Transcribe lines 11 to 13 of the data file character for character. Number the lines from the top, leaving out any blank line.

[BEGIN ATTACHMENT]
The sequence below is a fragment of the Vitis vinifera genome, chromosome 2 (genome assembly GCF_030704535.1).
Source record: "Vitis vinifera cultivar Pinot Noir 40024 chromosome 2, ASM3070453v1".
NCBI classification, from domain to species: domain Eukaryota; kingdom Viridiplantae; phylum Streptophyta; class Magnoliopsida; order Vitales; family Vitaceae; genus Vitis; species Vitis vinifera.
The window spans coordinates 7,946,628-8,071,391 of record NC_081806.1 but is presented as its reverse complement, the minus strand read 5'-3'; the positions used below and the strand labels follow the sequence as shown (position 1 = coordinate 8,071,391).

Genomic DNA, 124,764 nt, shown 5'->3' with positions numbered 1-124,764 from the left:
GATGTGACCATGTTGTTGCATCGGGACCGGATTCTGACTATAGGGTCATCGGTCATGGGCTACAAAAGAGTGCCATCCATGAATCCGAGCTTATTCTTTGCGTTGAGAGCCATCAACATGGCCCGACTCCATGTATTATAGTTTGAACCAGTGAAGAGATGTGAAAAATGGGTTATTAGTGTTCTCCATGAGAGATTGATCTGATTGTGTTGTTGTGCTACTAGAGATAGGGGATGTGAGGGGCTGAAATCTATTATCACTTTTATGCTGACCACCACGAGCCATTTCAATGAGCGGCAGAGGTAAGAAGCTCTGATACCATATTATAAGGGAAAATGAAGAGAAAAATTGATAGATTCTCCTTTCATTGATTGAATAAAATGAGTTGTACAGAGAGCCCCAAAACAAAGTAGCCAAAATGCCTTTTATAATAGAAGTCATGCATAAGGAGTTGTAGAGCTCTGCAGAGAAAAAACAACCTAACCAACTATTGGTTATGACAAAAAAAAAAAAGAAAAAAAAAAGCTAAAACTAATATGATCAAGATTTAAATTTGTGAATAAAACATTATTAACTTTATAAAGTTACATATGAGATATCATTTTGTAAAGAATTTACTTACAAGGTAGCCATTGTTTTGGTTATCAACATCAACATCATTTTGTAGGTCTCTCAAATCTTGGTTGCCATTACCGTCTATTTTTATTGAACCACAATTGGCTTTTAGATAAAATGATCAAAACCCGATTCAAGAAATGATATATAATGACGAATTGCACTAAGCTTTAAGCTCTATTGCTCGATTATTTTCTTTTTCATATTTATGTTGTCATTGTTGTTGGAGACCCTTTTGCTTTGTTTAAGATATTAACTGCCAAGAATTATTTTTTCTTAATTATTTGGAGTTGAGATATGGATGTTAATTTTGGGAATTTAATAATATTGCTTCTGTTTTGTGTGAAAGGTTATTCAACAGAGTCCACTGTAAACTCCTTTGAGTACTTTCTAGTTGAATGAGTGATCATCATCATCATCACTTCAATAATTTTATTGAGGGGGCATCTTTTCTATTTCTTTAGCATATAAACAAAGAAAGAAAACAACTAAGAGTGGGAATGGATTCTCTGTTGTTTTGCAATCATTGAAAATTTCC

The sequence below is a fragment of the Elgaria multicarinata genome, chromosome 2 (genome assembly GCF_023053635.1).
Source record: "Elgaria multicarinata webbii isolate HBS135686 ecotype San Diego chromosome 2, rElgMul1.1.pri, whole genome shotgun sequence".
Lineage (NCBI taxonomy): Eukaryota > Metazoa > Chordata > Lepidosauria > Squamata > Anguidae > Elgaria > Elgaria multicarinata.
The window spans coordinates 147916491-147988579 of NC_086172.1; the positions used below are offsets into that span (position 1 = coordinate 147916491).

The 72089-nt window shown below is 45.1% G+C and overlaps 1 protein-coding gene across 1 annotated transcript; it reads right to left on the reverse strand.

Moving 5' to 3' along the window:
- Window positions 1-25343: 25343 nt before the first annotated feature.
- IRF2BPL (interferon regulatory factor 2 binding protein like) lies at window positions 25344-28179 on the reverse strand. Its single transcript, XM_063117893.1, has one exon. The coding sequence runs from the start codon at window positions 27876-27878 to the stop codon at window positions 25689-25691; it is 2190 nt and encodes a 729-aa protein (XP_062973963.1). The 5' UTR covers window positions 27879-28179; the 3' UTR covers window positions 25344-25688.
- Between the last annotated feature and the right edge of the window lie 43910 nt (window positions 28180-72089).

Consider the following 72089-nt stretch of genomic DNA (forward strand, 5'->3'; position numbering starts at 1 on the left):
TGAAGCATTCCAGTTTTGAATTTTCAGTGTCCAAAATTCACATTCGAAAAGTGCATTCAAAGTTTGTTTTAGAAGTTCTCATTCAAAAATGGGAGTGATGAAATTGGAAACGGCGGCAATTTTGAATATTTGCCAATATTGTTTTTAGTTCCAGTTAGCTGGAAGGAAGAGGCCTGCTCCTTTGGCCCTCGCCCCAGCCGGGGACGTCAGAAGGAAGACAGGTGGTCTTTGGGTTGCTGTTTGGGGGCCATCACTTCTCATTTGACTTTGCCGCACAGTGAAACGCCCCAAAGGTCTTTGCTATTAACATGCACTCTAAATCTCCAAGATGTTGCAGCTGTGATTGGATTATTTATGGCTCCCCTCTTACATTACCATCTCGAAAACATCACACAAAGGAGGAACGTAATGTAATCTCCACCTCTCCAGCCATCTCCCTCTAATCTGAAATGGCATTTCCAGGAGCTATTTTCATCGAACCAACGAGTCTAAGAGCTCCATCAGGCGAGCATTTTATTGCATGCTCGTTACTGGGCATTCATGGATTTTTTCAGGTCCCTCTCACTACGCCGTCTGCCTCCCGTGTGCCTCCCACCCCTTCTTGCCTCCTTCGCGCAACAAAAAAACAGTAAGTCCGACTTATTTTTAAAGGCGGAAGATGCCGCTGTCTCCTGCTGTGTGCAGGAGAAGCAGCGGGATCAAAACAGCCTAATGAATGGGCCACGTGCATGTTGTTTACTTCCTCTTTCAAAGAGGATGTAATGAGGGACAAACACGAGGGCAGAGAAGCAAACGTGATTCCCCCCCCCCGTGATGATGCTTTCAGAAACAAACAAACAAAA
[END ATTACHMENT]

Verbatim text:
The 72089-nt window shown below is 45.1% G+C and overlaps 1 protein-coding gene across 1 annotated transcript; it reads right to left on the reverse strand.

Moving 5' to 3' along the window:
- Window positions 1-25343: 25343 nt before the first annotated feature.